Potential SQL Injection in AbleCommerce 5

Version: AbleCommerce 5.x Asp.Net and AbleCommerce 5.x CFMX

Severity: Critical (potentially)

Applies to: All Versions

Release Date:  8/28/2008




Recently, a few AbleCommerce stores have been under attack by a new SQL injection worm circulating the internet.  The worm is targeting scripted pages that are posting information to an MS-SQL database.  So, any page that has a field where input can be entered, is a potential problem source.  

For AbleCommerce stores, the attack has mainly targeted older versions of AbleCommerce 5.2 and 5.5.  If you have been keeping your store updated with all the latest patches and updates, then you should be fine.  However, holes can still exist, either in a customization or a store template that wasn’t part of a core upgrade.  Therefore, AbleCommerce has released a global solution which can easily remedy any potential injection attacks.  The fix is quick and will prevent any harm to your store.  

Pick the applicable fix above, download the fix and open the readme.txt for further instructions.  

IMPORTANT:  ALL AbleCommerce 5.x stores should be patched because of the potential seriousness of this issue.  A successful intrusion attempt can disable your database, bring down your store, and worse, infect your users.


What is an SQL injection attack?

SQL injection is also know as cross-site scripting.  The cross-site scripting attack is one of the most common, yet overlooked, security problems facing web developers today. A web site is vulnerable if it displays user-submitted content without checking for malicious script tags.

The target of cross-site scripting attacks is not the server itself, but the user files on the server, such as forms and other dynamic content. All a malicious attacker needs to do is find a page that does not properly sanitize user input, but returns the scripting code verbatim to the browser of a visitor to that website. It is important to note that websites that use SSL are just as vulnerable as websites that do not encrypt browser sessions.

The damage caused by such an attack can range from stealing session and cookie data from your customers to loading a virus payload onto their computer via browser.

The pages listed in the vulnerability output will display embedded javascript with no filtering back to the user.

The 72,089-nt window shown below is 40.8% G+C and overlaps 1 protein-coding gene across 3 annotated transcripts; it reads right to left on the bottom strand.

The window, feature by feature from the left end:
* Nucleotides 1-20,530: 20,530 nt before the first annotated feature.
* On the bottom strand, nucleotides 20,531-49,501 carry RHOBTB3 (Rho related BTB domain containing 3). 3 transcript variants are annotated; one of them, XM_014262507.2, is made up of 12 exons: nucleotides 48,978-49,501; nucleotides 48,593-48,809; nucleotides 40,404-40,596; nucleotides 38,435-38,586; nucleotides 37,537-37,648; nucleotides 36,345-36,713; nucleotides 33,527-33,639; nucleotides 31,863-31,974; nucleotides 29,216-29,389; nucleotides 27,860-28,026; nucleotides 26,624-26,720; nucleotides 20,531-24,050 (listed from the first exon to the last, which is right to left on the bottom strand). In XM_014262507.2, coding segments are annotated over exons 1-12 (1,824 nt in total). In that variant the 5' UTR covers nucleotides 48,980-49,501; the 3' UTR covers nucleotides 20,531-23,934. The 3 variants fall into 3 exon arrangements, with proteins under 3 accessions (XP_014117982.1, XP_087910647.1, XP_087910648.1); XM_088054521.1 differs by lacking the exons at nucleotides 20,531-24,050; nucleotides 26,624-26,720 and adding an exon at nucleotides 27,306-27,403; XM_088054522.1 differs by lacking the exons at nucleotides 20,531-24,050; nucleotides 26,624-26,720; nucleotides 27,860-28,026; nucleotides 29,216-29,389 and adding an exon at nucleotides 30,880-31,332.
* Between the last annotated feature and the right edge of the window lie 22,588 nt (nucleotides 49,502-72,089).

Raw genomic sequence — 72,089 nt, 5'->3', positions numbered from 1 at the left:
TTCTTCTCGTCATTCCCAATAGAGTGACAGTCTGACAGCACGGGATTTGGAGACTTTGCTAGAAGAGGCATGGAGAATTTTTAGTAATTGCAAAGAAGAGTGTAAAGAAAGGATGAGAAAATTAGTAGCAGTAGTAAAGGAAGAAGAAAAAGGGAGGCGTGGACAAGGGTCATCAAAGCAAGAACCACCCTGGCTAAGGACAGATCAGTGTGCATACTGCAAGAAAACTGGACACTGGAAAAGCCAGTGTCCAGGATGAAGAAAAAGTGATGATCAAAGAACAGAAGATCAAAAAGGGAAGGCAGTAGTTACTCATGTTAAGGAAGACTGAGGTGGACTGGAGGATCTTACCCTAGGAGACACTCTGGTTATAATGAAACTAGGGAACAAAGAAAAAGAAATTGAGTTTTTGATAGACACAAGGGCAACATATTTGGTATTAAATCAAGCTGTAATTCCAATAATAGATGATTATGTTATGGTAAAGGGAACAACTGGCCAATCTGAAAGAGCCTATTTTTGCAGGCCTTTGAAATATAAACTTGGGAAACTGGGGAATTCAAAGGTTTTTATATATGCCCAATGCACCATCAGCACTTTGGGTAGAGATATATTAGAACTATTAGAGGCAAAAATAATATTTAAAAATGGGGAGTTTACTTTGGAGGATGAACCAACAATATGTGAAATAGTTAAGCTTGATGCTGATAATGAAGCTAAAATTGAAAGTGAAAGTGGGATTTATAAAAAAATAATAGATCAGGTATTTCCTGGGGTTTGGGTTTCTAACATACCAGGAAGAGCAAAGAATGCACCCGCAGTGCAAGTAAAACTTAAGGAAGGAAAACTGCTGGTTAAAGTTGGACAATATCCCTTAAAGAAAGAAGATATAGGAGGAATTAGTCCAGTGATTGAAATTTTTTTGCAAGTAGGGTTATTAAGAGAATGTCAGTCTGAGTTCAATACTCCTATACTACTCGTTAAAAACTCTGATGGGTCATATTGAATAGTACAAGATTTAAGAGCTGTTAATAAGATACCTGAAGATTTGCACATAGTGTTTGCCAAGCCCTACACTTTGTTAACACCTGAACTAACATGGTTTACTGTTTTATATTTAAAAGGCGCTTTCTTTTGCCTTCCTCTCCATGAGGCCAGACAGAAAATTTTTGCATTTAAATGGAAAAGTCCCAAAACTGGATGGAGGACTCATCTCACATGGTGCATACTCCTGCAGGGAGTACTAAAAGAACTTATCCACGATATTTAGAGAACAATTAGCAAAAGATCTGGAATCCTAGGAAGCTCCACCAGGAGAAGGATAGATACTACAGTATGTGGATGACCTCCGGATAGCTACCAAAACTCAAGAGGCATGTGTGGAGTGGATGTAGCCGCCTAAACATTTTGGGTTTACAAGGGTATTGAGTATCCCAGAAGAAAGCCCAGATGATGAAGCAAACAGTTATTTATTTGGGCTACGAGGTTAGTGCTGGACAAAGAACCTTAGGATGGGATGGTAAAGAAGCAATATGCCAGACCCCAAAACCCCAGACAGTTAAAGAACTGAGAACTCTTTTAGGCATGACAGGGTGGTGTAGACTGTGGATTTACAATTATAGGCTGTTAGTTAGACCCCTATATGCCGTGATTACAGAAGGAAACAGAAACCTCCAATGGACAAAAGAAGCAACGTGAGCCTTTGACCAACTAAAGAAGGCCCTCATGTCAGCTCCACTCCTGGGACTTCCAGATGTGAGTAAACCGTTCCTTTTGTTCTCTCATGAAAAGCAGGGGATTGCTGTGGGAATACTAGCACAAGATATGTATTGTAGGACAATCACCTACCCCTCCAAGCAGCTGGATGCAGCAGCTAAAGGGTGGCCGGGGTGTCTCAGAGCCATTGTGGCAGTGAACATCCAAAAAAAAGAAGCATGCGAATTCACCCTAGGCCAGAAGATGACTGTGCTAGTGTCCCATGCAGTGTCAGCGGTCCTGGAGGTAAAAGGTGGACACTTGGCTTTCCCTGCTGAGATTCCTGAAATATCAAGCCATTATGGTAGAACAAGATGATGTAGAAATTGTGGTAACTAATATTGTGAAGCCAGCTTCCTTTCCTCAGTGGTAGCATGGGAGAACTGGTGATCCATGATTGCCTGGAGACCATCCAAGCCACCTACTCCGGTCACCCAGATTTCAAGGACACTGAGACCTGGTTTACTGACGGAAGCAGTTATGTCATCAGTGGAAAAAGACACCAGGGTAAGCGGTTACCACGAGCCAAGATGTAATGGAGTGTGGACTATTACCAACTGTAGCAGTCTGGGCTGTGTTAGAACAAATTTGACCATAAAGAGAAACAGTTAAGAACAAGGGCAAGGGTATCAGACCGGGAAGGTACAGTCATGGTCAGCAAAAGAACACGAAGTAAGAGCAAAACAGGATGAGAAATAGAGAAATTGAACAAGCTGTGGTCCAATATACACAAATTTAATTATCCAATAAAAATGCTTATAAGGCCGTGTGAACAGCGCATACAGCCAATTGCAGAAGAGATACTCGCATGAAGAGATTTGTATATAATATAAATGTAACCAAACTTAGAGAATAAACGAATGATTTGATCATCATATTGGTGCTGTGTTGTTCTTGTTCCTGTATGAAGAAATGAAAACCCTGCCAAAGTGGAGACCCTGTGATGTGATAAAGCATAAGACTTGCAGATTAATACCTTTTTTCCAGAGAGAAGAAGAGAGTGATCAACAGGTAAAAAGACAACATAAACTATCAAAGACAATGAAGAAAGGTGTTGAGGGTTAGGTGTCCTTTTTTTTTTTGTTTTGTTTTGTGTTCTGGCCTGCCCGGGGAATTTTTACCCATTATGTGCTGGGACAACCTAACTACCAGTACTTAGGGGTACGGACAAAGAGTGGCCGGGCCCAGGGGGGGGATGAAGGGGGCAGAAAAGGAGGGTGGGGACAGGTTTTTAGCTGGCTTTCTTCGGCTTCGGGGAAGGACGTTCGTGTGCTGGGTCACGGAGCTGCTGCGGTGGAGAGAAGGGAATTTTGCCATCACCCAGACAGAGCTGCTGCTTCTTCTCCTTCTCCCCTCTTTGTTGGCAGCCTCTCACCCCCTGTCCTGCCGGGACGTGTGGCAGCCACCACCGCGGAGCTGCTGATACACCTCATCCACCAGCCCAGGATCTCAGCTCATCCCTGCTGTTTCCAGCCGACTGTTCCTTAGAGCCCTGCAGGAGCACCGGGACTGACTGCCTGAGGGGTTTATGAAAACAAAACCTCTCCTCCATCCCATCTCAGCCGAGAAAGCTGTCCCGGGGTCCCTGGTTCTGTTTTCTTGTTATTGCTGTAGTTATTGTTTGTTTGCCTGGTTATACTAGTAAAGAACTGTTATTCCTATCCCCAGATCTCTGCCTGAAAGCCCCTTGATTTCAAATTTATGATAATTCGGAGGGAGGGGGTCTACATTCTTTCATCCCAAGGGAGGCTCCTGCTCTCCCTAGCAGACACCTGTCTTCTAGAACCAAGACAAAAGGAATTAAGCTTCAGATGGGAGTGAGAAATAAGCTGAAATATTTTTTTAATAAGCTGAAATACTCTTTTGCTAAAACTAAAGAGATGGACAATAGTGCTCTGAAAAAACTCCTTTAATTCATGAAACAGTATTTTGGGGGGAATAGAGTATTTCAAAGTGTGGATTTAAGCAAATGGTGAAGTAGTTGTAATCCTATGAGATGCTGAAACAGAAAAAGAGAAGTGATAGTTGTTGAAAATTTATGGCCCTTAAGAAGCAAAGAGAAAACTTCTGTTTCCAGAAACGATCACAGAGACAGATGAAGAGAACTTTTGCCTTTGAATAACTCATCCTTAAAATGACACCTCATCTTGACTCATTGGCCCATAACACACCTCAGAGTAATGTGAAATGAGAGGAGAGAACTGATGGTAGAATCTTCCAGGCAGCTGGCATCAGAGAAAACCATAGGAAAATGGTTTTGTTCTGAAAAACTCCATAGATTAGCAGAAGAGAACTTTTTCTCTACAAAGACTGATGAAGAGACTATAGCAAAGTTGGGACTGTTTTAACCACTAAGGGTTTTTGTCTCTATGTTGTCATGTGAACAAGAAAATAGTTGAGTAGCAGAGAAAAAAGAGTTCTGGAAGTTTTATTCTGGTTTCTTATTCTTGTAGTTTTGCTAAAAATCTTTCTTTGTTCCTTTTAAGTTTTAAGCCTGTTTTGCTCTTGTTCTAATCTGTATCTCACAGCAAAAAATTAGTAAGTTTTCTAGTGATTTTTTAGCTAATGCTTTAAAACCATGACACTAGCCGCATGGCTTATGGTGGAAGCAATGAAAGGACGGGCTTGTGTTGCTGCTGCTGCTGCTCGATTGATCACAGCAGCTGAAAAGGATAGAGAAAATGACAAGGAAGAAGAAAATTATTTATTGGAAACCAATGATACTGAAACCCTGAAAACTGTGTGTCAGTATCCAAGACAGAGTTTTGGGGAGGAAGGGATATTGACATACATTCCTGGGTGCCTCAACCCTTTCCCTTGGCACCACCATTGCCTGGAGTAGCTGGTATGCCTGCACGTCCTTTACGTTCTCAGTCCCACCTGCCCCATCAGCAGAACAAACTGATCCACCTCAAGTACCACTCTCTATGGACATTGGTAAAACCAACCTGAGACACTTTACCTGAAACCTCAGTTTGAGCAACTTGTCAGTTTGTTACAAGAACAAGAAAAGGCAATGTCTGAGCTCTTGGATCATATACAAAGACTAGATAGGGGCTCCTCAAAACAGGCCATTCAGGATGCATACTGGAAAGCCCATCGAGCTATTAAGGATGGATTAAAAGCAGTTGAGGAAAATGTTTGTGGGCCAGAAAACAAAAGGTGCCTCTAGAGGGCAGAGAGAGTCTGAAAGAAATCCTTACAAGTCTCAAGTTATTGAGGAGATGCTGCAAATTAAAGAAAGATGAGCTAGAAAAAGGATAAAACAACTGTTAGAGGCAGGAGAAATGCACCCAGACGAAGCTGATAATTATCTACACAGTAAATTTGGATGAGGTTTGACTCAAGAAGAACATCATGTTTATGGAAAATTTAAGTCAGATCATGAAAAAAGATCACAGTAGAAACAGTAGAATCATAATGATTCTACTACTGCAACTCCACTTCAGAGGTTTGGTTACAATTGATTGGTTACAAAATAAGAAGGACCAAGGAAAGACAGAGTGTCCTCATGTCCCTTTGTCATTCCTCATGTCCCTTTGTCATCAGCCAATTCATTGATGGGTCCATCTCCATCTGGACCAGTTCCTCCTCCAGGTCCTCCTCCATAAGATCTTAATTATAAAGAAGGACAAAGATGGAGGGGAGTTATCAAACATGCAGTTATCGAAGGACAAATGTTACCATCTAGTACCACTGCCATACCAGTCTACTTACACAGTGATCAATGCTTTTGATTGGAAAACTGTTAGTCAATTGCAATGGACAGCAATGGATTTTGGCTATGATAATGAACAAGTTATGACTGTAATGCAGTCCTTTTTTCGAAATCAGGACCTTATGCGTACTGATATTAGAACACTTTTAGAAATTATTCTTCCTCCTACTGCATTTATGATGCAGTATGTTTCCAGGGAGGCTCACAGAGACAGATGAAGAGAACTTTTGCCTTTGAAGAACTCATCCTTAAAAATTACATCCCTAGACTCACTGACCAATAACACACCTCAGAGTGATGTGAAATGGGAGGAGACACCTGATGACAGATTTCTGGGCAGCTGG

How do I know if my store has been attacked?

If an attack is successful, there would be links to malicious javascript inserted into the text fields of your database.  This in turn, can be displayed on your website and potentially harm your users' computers.

The SQL injection can scan all the tables in the database so it might be difficult to know what data has been corrupted.  We have had reports of the STORES table being injected with bad code and this would immediately shut down your store.  Other reports have included the COUNTRIES table and USERS table.  Unfortunately, there is no one table to look at so the easiest detection will be to look at your website logs.

You will want to search for something like this:

DECLARE @T varchar(255)'@C varchar(255) DECLARE Table_Cursor CURSOR FOR select a.name'b.name from sysobjects a'syscolumns b where a.id=b.id and a.xtype='u' and (b.xtype=99 or b.xtype=35 or b…


What should I do if my database has been corrupted?

  • First, you should apply the AbleCommerce patch right away so any further attacks can be prevented.  We have found that once the worm finds it's way into your database, it won't stop.

  • Next, you will need to clean your data of any malicious javascript.  It should be obvious where the code has been appended to your existing data.  It might look something like this:


    Depending on your ability to find and update SQL databases, this task will be different for everyone.  You can also restore a backup of the database that is known to be clean.


Testing for Vulnerabilities

If you have custom pages and you want to make sure they are protected with the patch, you can try this quick test:

Make a URL to your website where you will be swapping out the pieces with your domain, path, and page in question.

e.g.   http://www.server.url/path/page.aspx

Now, append the URL with the following so it looks something like this:

(due to formatting issues on this page, you'll need to remove the extra line breaks so it is a single string)



If the file is protected, then you should receive the message "Invalid Request"

Any pages outside of the AbleCommerce program should be checked.  This is your responsibility.

The general solution is to HTML encode data before sending it to the browser.  There are many services on the internet which can help.


How do I get more information?

Here are a couple websites that we found to be helpful.  You can also search for 'sql injection' on google.com